Have a look at our favourite creative advertising campaigns and why they worked. As consumers, we come across hundreds of ads each day and most go in one ear and out the other, often there is so much information for our brains to sift through, that we don’t pay attention to what we are seeing, hearing or watching. There is so much noise – so how does a business stand out. The offline research that goes into advertising campaigns is really key to developing advertising that works.
Have you ever seen an ad that really left you thinking? Some ads have the power to break through the everyday mundane and actually leave an impact on us. So what do these ads have in common? Well, the biggest common factor is that they all, no matter how big or small, appeal to our emotions in one way or another. (Regular readers will remember the academic research article by Robert Caldiani “the science of persuasion” that delves deeply into this field of thought). Whether just about the magic of Christmas or encouraging young girls to embrace their talents and stand as strong young women, the most successful advertising campaigns always appeal to our emotions in one way or another.
Here at TSBF Central, we’ve rounded up our favourite advertising campaigns to inspire you when creating your own.
- Always, #LikeAGirl
Procter & Gamble, the parent company to Always, conducted a study and found that more than half of girls surveyed in the US felt that they had a drop of confidence when they reached puberty. The brand took this information and created the #LikeAGirl campaign, aimed at taking a once negative phrase used as an insult, and changing it into something positive and empowering for young girls. The campaign actually had a huge impact, and after it ran, 76% of people that P&G surveyed said that they now saw the phrase positively. Two in three men surveyed also said that they would think twice before using ‘like a girl’ as an insult.
- John Lewis Christmas Advertising, 2012-Present
The British department store, John Lewis is famous world wide for its Christmas adverts. Every year, the campaign is highly anticipated, critiqued and often parodied by other stores and supermarkets. At TSBF Central, our personal favourite comes from the year 2015. The Advert is magical and shows an elderly man alone on the moon, while a young girl watched him from a telescope in her bedroom window. The end shows the girl sending her own Christmas gift to the man- a telescope so that he can see her too and won’t be lonely anymore. The message, we are all connected. The advert really captured the spirit of giving which Christmas is all about. They also decided to walk the walk offline by donating a percentage of sales to charity. This ad appealed to people’s emotions. This meant that the campaign took in over £1 million pounds in donations for charities, and resulted in the store’s highest Christmas sales at the time.
- Ariel, ‘Share the Load’ (India)
Probably a lesser well-known campaign in the west, but is still one of our personal favourites. The ‘Share the Load’ campaign is aimed at facing gender roles between men and woman in India. The advert shows a father in India who looks on as his daughter returns from work. The ad shows the woman snowed under with household tasks. Her son needs his shirt washed, her husband demands his dinner and her living room needs to be cleaned. The question asked is ‘Why is Laundry only a mother’s job?’ Ariel wanted the ad to encourage fathers to help with household tasks that they would expect the women in their lives to do. Off course they sold lots of detergents while they were at it.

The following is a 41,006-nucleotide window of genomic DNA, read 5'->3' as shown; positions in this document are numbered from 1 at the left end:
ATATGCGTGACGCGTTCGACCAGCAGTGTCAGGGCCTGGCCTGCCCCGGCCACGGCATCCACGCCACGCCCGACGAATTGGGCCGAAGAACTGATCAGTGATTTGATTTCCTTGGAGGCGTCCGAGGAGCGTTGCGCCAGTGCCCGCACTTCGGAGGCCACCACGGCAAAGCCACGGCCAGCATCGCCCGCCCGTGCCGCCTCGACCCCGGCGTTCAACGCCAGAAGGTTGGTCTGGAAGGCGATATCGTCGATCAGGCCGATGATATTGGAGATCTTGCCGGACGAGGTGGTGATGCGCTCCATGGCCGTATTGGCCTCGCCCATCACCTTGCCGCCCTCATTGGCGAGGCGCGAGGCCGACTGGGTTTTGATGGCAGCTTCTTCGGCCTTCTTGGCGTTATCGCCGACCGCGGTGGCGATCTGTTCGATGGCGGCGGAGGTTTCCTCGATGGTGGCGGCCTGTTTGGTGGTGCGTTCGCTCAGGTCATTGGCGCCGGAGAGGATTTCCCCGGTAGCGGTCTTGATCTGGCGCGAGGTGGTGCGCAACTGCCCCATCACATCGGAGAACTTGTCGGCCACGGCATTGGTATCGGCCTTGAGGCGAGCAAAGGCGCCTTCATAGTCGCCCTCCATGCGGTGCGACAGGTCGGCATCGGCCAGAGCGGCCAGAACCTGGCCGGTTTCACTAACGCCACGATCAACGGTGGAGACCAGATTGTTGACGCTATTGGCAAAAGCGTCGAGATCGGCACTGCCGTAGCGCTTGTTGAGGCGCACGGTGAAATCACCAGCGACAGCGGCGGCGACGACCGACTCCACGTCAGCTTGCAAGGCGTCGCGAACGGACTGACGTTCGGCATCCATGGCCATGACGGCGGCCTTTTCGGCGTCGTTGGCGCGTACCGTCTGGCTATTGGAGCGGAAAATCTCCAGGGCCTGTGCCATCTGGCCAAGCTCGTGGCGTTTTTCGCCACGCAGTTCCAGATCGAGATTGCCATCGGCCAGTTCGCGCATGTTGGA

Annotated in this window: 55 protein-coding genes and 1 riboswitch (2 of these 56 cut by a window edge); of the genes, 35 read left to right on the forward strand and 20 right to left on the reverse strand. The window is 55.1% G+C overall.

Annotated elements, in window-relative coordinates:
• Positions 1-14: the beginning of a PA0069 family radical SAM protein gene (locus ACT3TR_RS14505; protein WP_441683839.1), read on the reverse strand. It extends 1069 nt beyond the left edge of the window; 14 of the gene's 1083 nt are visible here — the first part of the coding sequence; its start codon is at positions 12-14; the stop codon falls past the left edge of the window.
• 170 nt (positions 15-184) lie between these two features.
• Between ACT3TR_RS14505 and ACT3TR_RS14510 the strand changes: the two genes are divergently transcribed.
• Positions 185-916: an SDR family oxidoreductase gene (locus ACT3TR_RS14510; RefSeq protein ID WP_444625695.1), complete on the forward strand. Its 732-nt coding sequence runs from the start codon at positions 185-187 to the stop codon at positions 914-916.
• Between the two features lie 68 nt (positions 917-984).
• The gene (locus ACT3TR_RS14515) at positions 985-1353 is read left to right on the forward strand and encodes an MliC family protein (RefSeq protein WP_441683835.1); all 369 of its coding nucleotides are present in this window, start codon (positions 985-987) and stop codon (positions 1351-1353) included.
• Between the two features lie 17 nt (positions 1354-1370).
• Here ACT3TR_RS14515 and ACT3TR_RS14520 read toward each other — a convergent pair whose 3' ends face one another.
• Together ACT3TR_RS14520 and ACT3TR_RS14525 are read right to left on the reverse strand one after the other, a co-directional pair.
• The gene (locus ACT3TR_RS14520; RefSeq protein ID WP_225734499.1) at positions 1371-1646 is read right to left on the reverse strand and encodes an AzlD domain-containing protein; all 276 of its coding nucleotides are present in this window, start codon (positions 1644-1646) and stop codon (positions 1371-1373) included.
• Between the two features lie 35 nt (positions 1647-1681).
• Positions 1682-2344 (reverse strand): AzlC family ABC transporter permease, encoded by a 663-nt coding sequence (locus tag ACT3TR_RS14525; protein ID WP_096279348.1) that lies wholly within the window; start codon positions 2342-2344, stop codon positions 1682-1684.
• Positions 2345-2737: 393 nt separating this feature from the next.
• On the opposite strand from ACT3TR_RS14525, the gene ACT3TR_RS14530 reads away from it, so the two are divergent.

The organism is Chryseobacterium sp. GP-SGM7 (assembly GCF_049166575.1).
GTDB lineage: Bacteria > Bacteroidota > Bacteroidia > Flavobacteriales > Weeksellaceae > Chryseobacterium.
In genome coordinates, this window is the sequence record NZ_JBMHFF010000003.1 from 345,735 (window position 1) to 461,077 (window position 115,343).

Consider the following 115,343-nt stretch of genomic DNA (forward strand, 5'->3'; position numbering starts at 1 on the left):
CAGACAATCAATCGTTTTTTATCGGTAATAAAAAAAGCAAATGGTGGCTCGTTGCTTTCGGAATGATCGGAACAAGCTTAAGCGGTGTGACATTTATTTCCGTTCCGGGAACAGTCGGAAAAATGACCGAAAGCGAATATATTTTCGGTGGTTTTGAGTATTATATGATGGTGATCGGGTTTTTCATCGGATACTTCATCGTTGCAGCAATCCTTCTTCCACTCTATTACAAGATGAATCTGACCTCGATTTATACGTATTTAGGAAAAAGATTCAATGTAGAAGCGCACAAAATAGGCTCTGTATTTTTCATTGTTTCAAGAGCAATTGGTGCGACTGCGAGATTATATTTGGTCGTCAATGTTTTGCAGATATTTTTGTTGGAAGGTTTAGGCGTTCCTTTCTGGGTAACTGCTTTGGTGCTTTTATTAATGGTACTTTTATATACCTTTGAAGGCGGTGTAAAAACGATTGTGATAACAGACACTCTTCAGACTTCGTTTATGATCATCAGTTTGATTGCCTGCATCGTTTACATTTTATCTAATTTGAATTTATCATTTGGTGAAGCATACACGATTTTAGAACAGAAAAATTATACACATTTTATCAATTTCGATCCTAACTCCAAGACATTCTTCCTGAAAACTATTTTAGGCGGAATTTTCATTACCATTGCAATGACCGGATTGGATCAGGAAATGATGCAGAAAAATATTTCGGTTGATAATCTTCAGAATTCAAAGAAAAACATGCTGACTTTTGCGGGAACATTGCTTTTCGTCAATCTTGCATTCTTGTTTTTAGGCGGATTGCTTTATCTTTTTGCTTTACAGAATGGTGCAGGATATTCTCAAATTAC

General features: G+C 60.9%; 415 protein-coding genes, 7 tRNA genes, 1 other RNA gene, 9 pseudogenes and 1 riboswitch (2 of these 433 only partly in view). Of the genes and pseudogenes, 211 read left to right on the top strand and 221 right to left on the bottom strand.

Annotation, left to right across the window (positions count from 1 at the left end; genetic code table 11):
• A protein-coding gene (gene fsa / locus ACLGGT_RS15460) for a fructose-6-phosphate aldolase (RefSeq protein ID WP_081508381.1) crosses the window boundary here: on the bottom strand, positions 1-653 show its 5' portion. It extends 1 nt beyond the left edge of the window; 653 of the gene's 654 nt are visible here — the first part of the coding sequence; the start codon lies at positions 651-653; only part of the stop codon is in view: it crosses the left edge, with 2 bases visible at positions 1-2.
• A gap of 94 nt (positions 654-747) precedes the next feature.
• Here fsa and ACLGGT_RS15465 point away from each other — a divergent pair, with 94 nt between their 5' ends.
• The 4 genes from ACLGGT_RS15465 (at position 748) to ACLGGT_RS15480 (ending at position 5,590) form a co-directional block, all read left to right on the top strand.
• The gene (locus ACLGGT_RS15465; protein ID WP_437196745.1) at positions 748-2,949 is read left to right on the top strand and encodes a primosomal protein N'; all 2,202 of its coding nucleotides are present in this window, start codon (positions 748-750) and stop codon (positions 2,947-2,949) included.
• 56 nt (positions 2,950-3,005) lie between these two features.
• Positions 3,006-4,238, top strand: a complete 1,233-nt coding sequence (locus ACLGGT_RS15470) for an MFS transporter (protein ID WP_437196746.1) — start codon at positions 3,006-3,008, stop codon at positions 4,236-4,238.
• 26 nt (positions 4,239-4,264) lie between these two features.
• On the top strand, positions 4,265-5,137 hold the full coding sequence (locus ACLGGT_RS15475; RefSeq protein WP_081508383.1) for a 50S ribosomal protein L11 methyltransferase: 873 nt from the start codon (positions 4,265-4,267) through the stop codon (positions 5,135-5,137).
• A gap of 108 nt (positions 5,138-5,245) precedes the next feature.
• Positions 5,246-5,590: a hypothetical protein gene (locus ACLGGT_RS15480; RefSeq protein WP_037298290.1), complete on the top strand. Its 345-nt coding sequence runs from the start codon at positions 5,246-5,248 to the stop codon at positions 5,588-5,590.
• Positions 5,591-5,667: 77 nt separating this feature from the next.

- Domino’s, Wedding Registry
Sometimes it’s just the weirdest advertising campaigns that make us sit up and pay attention. Domino’s has created a huge deal on conversation –and controversy- over their newest campaign. They recently released a campaign allowing couples to host their wedding registry with the pizza chain. And while we don’t know how many people actually took them up on the offer, the advertising stunt definitely gained the attention the company wanted for the brand. Not quite sure we’d want to get married in a pizza place though.
- Dove, Real Beauty
Here at SBF central, this campaign by Dove is definitely one of our favourites. The tagline for this campaign is “Imagine the world – where beauty is a source of confidence, not anxiety”, and it has been turning heads since its launch in 2004. It’s a simple but effective approach to persona marketing: They created ads around a topic they knew was sensitive but also meaningful to their customers.The results? The different videos showing Dove’s sketches were viewed more than 114 million times, shared 3.74 million times, uploaded in 25 languages, and seen in 110 countries. The PR and blogger media impression amounted to over 4 billion. It clearly resonated with their audience — and people were touched both by the ads and by the statistics Dove used to back up their message.
All of these creative advertising campaigns reached out to the emotions of the consumer. They all harness the science of persuasion by creating a connection. To create a powerful connection though, your business needs a strong brand message. You need to know what it stands for and what you are trying to say. That’s where the magic happens – when you have the message and you hit the target.